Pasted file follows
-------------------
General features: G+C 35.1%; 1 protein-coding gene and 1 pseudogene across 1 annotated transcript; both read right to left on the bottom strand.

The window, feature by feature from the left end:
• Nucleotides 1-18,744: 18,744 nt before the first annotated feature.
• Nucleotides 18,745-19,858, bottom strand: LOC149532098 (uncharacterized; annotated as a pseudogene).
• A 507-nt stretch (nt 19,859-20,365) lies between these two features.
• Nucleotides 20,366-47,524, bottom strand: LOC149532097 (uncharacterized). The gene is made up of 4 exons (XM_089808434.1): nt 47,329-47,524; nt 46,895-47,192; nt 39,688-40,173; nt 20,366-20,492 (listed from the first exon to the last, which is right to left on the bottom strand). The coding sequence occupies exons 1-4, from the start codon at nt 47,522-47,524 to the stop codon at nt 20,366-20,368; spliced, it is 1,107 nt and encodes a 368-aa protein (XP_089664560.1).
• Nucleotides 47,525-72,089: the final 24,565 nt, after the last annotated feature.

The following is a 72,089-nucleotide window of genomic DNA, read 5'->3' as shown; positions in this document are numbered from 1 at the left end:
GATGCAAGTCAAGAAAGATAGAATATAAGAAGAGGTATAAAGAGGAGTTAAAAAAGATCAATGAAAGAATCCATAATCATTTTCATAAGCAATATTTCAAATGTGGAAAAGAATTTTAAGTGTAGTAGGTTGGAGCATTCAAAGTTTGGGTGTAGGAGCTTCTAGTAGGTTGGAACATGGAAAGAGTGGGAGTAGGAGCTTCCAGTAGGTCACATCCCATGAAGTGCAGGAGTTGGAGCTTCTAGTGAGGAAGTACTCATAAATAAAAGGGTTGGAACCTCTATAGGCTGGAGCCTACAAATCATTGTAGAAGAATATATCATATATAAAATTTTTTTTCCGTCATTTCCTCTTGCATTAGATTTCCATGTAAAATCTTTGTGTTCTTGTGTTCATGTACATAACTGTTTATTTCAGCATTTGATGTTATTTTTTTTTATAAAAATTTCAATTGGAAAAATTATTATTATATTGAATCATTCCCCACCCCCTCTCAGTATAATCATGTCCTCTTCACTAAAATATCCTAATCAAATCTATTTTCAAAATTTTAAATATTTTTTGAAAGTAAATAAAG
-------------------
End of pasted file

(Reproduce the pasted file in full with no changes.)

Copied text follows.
General features: G+C 35.1%; 1 protein-coding gene and 1 pseudogene across 1 annotated transcript; both read right to left on the bottom strand.

The window, feature by feature from the left end:
• Nucleotides 1-18,744: 18,744 nt before the first annotated feature.
• Nucleotides 18,745-19,858, bottom strand: LOC149532098 (uncharacterized; annotated as a pseudogene).
• A 507-nt stretch (nt 19,859-20,365) lies between these two features.
• Nucleotides 20,366-47,524, bottom strand: LOC149532097 (uncharacterized). The gene is made up of 4 exons (XM_089808434.1): nt 47,329-47,524; nt 46,895-47,192; nt 39,688-40,173; nt 20,366-20,492 (listed from the first exon to the last, which is right to left on the bottom strand). The coding sequence occupies exons 1-4, from the start codon at nt 47,522-47,524 to the stop codon at nt 20,366-20,368; spliced, it is 1,107 nt and encodes a 368-aa protein (XP_089664560.1).
• Nucleotides 47,525-72,089: the final 24,565 nt, after the last annotated feature.

The following is a 72,089-nucleotide window of genomic DNA, read 5'->3' as shown; positions in this document are numbered from 1 at the left end:
GATGCAAGTCAAGAAAGATAGAATATAAGAAGAGGTATAAAGAGGAGTTAAAAAAGATCAATGAAAGAATCCATAATCATTTTCATAAGCAATATTTCAAATGTGGAAAAGAATTTTAAGTGTAGTAGGTTGGAGCATTCAAAGTTTGGGTGTAGGAGCTTCTAGTAGGTTGGAACATGGAAAGAGTGGGAGTAGGAGCTTCCAGTAGGTCACATCCCATGAAGTGCAGGAGTTGGAGCTTCTAGTGAGGAAGTACTCATAAATAAAAGGGTTGGAACCTCTATAGGCTGGAGCCTACAAATCATTGTAGAAGAATATATCATATATAAAATTTTTTTTCCGTCATTTCCTCTTGCATTAGATTTCCATGTAAAATCTTTGTGTTCTTGTGTTCATGTACATAACTGTTTATTTCAGCATTTGATGTTATTTTTTTTTATAAAAATTTCAATTGGAAAAATTATTATTATATTGAATCATTCCCCACCCCCTCTCAGTATAATCATGTCCTCTTCACTAAAATATCCTAATCAAATCTATTTTCAAAATTTTAAATATTTTTTGAAAGTAAATAAAG